Efficacy and safety considerations constitute essential steps during development of in vivo gene therapies. Herein, we evaluated efficacy and safety of splice factor-based treatments to correct mutation-induced splice defects in an Opa1 mutant mouse line. We applied adeno-associated viruses to the retina. The viruses transduced retinal cells with an engineered U1 snRNA splice factor designed to correct the Opa1 splice defect. We found the treatment to be efficient in increasing wild-type Opa1 transcripts. Correspondingly, Opa1 protein levels increased significantly in treated eyes. Measurements of retinal morphology and function did not reveal therapy-related side-effects supporting the short-term safety of the treatment. Alterations of potential off-target genes were not detected. Our data suggest that treatments of splice defects applying engineered U1 snRNAs represent a promising in vivo therapeutic approach. The therapy increased wild-type Opa1 transcripts and protein levels without detectable morphological, functional or genetic side-effects in the mouse eye. The U1 snRNA-based therapy can be tailored to specific disease gene mutations, hence, raising the possibility of a wider applicability of this promising technology towards treatment of different inherited retinal diseases.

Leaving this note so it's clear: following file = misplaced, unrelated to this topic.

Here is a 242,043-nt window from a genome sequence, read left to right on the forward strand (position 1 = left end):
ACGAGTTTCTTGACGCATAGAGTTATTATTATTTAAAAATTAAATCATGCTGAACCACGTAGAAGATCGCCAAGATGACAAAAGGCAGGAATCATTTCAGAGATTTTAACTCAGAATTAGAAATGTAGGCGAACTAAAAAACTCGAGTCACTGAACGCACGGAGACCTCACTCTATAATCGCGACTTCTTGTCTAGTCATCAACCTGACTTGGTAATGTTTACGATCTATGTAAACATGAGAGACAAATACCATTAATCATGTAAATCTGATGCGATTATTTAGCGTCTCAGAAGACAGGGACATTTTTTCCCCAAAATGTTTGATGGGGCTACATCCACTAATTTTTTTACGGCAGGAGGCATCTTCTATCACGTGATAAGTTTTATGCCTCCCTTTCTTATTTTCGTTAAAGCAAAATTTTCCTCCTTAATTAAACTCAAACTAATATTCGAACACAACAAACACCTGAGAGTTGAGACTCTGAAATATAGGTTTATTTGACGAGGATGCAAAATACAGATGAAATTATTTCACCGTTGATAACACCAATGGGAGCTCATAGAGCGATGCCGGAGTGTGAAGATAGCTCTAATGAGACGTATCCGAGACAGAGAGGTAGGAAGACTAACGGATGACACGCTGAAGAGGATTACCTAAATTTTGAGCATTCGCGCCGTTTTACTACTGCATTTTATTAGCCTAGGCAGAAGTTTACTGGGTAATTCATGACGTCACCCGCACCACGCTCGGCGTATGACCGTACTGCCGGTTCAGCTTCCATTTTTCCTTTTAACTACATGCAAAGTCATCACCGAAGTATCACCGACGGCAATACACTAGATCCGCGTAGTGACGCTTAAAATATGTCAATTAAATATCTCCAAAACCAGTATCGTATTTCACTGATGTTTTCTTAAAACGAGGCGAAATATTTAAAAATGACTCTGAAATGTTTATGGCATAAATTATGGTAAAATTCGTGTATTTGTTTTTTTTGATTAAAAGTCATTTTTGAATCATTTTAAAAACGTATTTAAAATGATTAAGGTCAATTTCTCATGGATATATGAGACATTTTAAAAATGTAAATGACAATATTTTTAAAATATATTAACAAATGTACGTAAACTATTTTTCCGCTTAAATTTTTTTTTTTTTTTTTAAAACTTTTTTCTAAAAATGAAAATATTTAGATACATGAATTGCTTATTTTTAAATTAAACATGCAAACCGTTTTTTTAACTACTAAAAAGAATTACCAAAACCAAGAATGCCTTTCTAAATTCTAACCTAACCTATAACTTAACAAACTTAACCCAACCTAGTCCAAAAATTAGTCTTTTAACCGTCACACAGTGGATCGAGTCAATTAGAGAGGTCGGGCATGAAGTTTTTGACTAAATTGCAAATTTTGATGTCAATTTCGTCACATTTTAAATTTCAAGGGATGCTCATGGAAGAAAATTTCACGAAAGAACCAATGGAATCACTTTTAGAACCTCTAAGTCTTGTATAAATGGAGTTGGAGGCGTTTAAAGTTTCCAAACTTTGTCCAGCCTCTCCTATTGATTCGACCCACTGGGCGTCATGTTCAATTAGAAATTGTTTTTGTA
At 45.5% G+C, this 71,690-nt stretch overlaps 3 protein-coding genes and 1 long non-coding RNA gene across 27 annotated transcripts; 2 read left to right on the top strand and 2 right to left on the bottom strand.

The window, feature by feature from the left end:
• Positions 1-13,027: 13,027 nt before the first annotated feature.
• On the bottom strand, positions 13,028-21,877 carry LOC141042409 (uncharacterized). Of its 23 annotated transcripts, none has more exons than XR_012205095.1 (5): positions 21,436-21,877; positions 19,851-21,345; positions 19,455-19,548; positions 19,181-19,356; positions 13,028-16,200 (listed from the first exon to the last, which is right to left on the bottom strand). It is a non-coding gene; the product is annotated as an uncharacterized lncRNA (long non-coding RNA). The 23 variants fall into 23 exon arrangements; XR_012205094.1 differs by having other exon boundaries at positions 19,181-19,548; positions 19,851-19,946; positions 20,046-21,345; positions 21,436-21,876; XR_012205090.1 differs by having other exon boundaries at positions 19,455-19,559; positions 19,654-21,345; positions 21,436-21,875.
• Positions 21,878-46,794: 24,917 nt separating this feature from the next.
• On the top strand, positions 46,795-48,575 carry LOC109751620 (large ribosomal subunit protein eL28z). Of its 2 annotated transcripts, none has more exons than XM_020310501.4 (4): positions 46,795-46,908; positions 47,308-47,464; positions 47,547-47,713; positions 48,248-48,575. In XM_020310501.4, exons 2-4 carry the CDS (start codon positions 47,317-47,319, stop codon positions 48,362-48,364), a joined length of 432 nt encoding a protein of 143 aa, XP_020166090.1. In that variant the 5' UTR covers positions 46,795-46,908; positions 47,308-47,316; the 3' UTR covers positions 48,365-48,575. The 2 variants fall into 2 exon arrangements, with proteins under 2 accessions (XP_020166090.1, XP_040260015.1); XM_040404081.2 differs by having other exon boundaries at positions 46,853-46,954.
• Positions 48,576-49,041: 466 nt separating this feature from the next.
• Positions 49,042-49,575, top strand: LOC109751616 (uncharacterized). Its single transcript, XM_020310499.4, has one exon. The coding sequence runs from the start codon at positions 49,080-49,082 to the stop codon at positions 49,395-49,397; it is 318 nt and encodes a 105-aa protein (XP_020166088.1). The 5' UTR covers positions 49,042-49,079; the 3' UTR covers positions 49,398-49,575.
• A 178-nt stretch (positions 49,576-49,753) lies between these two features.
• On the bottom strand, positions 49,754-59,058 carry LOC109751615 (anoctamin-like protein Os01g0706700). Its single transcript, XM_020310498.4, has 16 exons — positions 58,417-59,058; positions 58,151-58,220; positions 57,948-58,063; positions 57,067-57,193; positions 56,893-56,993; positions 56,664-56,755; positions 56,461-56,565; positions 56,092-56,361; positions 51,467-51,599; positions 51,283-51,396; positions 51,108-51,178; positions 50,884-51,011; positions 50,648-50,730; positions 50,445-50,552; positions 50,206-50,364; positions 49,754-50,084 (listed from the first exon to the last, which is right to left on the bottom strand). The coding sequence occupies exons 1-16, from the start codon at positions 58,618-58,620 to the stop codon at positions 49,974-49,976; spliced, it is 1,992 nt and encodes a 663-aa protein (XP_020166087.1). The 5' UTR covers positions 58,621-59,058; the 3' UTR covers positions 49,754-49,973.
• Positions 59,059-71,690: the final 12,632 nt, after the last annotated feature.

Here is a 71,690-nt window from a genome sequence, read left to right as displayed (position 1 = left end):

Keywords: AAV; ADOA; Opa1; U1 snRNA; U6 snRNA; gene therapy; optic atrophy; splice correction; subretinal injection; therapeutic treatment.